The first thing to do is lay those bad-boys out. I’ve gone for the Yifan Hu layout, because it visually separates clusters.
This then lays the ground-work for the more visually pleasing “Force Atlas 2” layout. Here I’ve gone for “Dissuade Hubs”, “LinLog mode” and “Prevent Overlap” with Scaling=5.0 and Gravity=4.0:
Now let’s colour the nodes by country, to see if the clusters match to countries. It looks like they broadly do (which makes sense because sectors interact most with domestic sectors):
To do this in Gephi, go the the Partition tab at the top right and select Nodes. Click on the refresh button and pick the variable you want to partition by. This will set random colours to each group.
There are rather too many countries showing here, making the colours all a bit similar, and the clusters not all that clear. Let’s wrestle with Gephi filters. (This is hard, boring and severally counterintuitive.) To filter by country, go to Filters > Attributes > Equal and select ‘country’. To filter for just China, you’d simply enter CHN into the pattern box, but our life is a bit more difficult, because we want to filter in a number of countries. To do this we use the regular expression ‘or’ concept, which is a vertical bar: ‘|’. So my pattern looks like ‘CHN|JPN|DEU|USA|KOR|FRA|AUS|ITA|GBR|BRA’. Tick the Use regex box and click OK. Now click Filter and the filter will be applied:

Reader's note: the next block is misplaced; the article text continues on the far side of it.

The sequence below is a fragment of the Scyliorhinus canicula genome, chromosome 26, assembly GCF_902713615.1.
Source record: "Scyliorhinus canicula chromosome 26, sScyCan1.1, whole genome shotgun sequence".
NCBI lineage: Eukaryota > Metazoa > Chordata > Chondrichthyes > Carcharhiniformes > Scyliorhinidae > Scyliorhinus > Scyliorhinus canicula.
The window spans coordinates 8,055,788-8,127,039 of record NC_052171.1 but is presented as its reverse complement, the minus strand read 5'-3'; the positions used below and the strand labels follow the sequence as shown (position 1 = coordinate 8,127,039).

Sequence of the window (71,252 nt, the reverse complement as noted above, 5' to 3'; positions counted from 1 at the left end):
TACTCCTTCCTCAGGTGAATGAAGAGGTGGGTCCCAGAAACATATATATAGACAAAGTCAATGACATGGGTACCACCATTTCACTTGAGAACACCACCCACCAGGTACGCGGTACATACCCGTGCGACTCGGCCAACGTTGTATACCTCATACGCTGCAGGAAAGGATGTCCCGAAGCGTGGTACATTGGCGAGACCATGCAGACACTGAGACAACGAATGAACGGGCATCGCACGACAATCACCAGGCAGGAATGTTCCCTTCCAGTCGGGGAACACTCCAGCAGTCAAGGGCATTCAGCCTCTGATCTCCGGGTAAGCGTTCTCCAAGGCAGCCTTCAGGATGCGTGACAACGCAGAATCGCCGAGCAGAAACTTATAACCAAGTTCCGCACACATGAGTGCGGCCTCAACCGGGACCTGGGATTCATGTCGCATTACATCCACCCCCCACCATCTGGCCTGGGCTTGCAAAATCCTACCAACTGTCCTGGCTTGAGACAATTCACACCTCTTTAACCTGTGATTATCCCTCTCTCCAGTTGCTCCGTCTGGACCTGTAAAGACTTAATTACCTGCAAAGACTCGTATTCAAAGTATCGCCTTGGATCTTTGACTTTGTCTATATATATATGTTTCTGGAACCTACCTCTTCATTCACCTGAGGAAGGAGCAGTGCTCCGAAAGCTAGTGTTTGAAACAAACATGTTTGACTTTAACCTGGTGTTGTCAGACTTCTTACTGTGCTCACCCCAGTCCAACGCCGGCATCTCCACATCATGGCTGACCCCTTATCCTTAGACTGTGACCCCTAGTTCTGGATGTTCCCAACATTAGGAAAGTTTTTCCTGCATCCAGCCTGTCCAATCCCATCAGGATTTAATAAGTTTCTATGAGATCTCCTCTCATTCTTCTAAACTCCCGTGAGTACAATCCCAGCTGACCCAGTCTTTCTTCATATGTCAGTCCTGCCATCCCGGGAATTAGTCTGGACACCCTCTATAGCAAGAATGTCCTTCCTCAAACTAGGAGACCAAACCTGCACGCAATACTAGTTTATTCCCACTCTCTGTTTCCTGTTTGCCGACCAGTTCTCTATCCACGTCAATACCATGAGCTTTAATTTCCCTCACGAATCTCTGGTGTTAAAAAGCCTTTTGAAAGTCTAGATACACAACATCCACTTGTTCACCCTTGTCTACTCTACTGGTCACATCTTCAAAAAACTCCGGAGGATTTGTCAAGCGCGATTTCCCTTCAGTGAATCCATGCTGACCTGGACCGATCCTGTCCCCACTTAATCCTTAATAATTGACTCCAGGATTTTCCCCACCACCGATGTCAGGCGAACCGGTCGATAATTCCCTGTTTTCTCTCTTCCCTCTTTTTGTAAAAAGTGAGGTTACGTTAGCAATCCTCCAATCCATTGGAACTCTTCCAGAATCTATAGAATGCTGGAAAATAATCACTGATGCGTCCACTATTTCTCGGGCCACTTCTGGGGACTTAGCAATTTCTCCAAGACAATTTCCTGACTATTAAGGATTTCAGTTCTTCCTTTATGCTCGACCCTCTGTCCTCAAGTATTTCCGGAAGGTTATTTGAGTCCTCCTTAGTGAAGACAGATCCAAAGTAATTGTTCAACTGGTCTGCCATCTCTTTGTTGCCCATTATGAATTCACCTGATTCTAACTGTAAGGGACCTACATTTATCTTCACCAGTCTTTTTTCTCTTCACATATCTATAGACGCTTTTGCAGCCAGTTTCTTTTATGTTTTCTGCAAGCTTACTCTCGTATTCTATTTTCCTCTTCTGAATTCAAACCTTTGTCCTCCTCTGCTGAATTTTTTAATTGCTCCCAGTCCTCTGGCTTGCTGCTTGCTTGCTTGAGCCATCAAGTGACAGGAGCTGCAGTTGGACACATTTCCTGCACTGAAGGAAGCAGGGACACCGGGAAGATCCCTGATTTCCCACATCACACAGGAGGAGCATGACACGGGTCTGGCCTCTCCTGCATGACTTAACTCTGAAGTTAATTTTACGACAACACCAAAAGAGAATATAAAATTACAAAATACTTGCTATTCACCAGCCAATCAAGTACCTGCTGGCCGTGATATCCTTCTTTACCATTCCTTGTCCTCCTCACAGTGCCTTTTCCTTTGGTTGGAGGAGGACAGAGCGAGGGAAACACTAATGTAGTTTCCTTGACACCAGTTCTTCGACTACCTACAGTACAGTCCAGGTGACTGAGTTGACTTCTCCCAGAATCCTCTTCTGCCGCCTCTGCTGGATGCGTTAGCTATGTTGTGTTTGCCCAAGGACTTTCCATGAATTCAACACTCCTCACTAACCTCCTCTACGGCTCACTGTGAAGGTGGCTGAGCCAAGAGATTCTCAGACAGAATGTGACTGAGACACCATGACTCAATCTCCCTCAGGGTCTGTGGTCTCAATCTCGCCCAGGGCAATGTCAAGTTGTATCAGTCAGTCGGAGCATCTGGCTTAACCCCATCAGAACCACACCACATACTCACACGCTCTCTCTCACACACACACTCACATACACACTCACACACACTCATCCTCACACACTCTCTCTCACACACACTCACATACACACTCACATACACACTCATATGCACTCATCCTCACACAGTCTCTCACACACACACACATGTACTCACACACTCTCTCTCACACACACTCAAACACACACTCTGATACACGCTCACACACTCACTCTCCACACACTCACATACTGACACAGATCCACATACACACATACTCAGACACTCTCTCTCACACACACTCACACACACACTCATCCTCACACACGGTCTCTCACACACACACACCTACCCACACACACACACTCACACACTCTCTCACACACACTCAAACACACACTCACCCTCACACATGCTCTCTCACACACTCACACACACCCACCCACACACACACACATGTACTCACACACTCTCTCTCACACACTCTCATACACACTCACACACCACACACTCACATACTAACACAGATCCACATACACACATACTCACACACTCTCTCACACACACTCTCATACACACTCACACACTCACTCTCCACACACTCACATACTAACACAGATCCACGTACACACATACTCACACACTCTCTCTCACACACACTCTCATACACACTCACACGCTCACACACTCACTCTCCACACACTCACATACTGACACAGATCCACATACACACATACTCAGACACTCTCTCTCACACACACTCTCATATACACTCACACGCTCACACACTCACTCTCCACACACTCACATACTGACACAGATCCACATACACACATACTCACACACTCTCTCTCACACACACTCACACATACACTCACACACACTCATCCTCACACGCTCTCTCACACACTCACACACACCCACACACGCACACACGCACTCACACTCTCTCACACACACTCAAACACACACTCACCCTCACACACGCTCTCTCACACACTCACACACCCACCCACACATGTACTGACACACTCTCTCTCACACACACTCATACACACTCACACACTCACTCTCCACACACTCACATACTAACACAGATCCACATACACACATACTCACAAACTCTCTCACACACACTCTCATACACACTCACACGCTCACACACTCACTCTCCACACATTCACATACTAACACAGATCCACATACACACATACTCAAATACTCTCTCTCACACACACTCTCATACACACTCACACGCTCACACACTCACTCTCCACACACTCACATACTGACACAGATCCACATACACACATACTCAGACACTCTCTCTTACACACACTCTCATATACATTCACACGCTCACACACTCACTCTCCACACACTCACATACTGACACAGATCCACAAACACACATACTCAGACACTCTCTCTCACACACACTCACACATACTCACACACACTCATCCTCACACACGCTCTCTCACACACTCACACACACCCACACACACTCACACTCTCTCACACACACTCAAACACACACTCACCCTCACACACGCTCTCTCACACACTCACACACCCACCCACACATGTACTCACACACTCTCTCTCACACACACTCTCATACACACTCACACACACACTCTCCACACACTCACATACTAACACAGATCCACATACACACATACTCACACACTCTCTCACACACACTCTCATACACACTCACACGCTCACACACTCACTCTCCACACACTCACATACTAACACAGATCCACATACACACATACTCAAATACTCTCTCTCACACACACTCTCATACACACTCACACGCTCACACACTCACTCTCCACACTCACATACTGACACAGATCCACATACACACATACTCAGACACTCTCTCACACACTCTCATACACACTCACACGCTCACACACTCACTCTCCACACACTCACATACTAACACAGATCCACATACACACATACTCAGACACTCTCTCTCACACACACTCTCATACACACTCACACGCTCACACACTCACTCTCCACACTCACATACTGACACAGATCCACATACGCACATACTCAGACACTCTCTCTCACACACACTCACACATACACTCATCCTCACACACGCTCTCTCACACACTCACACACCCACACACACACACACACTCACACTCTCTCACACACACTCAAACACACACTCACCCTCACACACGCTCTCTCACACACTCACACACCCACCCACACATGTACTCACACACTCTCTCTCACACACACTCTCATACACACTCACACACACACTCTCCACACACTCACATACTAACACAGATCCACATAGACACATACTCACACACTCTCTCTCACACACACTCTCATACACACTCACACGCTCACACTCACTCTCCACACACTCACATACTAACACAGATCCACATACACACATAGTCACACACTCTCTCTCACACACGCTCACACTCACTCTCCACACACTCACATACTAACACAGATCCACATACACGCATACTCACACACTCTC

This is starting to look a bit nicer, but we need to resize the nodes to show which are the most important. I usually size by node centrality (basically a measure of how ‘important’ the node is in the network.) To do this, go to the Statistics tab, and click Run next to Eignvector Centrality. This adds the centrality of each node as a property. To set the size of the nodes, go to Ranking at the top-left, and click the red diamond which, for some reason, stands for node size. Select Eigenvector Centrality from the list and click apply: